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Protecting generational wealth

Published 14 December 2022

Protecting generational wealth

When planning to pass your assets onto your descendants, there are many things to consider. One of the most common questions people ask is: How do we protect our wealth so it ends up where we want it to go?

Before we delve into how to protect your wealth, we first need to look at what the common risks are so you understand what you are protecting your assets against.

There are three main risks:

1. Greed

People’s perception of wealth, entitlement, and who ‘deserves’ what, is as varied as snowflakes - so leaving the distribution of assets ‘up to the discretion’ of an individual or group of individuals can look like an uncomplicated, economical and ‘nice’ way to pass on your wealth. However, this can go very wrong very quickly and result in the loss of the majority of the assets to legal fees, and taxes. The very opposite of what the initial asset holders intended.

2. Tax

Understanding how assets are taxed when they are passed from one entity to another is complex and ever-changing. While people might think they are doing the right thing now, they are often unaware of the future implications of how they are structuring their assets and what will happen when they are transferred to a beneficiary.

3. Bankruptcy

A Bankruptcy will jeopardise your assets if they are not properly protected against creditors. Bankruptcy is less of a risk for an asset holder who has small or no business holdings, doesn’t have significant debt, or is not inclined to engage in high-risk investments.

  • so understanding what your personal risk-profile is will help you make the right decisions about your succession planning and structure.

Depending on what your specific financial situation is, you will need to protect your assets in different ways against each of the risks.

In practical terms, there are essentially two ways you can secure your assets for future generations.


The first is to put assets into a superannuation fund which means you get the benefit of the fund while you are alive and then it is dissolved and passed onto your beneficiaries when you die.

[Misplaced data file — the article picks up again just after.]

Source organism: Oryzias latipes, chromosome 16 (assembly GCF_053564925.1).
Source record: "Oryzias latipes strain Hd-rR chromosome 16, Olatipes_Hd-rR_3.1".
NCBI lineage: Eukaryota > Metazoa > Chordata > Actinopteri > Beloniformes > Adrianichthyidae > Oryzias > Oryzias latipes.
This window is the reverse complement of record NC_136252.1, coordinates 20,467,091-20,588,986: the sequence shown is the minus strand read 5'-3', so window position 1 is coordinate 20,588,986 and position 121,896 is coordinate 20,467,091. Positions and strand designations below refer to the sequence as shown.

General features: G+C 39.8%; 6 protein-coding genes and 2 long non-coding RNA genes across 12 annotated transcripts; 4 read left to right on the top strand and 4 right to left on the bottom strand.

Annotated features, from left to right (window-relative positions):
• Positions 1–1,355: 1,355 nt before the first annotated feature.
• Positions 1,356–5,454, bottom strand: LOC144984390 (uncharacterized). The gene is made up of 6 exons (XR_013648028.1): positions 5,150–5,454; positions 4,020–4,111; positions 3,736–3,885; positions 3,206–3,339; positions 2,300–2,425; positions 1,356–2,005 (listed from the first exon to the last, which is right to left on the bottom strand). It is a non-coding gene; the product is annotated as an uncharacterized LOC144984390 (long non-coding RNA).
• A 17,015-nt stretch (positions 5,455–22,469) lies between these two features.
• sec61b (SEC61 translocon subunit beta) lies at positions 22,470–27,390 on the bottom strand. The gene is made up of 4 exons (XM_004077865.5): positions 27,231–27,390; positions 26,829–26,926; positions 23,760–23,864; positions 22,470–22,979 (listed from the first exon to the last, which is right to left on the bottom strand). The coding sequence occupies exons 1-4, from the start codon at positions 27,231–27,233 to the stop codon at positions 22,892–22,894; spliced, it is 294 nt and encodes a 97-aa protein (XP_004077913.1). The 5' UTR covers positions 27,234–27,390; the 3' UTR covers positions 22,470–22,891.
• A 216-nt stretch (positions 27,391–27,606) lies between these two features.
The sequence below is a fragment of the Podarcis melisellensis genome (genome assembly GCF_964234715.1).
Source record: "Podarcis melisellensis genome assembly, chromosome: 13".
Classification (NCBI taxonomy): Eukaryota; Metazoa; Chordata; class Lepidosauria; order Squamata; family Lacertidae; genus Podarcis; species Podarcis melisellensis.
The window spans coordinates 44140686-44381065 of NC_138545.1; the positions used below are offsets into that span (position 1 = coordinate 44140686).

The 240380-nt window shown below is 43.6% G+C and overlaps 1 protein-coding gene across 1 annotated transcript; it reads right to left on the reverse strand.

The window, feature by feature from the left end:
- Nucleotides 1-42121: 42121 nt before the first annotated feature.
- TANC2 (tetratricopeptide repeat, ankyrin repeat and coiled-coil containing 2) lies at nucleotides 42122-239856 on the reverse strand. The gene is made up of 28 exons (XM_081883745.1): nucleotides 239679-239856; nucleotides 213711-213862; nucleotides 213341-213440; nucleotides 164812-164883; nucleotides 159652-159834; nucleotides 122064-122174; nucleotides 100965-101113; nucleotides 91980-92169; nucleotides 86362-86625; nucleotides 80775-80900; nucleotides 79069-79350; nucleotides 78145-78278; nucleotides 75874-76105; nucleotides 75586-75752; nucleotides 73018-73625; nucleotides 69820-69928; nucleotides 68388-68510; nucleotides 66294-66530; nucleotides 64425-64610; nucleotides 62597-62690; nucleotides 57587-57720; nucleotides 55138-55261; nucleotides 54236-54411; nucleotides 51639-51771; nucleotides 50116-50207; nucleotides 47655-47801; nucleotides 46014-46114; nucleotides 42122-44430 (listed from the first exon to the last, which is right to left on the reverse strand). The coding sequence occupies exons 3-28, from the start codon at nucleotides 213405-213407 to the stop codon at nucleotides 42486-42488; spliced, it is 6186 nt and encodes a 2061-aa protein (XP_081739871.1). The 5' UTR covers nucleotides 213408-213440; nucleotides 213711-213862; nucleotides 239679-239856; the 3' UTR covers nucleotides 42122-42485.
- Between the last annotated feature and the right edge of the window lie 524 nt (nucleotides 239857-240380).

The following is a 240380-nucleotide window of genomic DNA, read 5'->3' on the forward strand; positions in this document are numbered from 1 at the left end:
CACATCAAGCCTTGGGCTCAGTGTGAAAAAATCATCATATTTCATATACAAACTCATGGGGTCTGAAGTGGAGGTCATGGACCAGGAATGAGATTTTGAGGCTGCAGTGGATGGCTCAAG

Superannuation is considered a stand alone entity and as such will not be affected by a bankruptcy, whereas all other assets - shares, cash, and property - are vulnerable and may be liquidated to pay creditors in the event of you being declared bankrupt.

Superannuation is considered to be ‘outside’ of a will and subject to superannuation death benefit rules - which simply means you are able to nominate specific people (as outlined in the SIS Act) who will get the assets from the superfund. If there is no entity nominated, the fund is then included in the deceased estate’s will - and therefore potentially at risk of being challenged.


The second is to put your assets into a trust (most often a discretionary family trust) and define the terms and entities the assets will be given to. Trusts do offer some degree of protection, however, it is essential you get advice from your tax agent, a wills and trusts lawyer, and a financial advisor. Depending on your specific circumstances, there are many things you can do to increase protection, decrease risk, and minimise tax.

Paradoxically, the less assets you have the simpler it is to protect them. Once your assets exceed the standard share portfolio in a superfund and the family home, and you move into independent investment portfolios, business holdings, property portfolios and art collections, things start to get more complex. In these situations, it is even more essential to have your trusted trio of specialists - tax agent, legal counsel and financial advisor - as you will be undertaking a balancing act between security, tax minimisation and ensuring your wishes are carried out as you want them to be.

Fiducian’s financial planners have decades of experience helping people navigate their succession planning and ensuring they make the best decisions possible. Contact us today for a free consultation and see how you can protect your wealth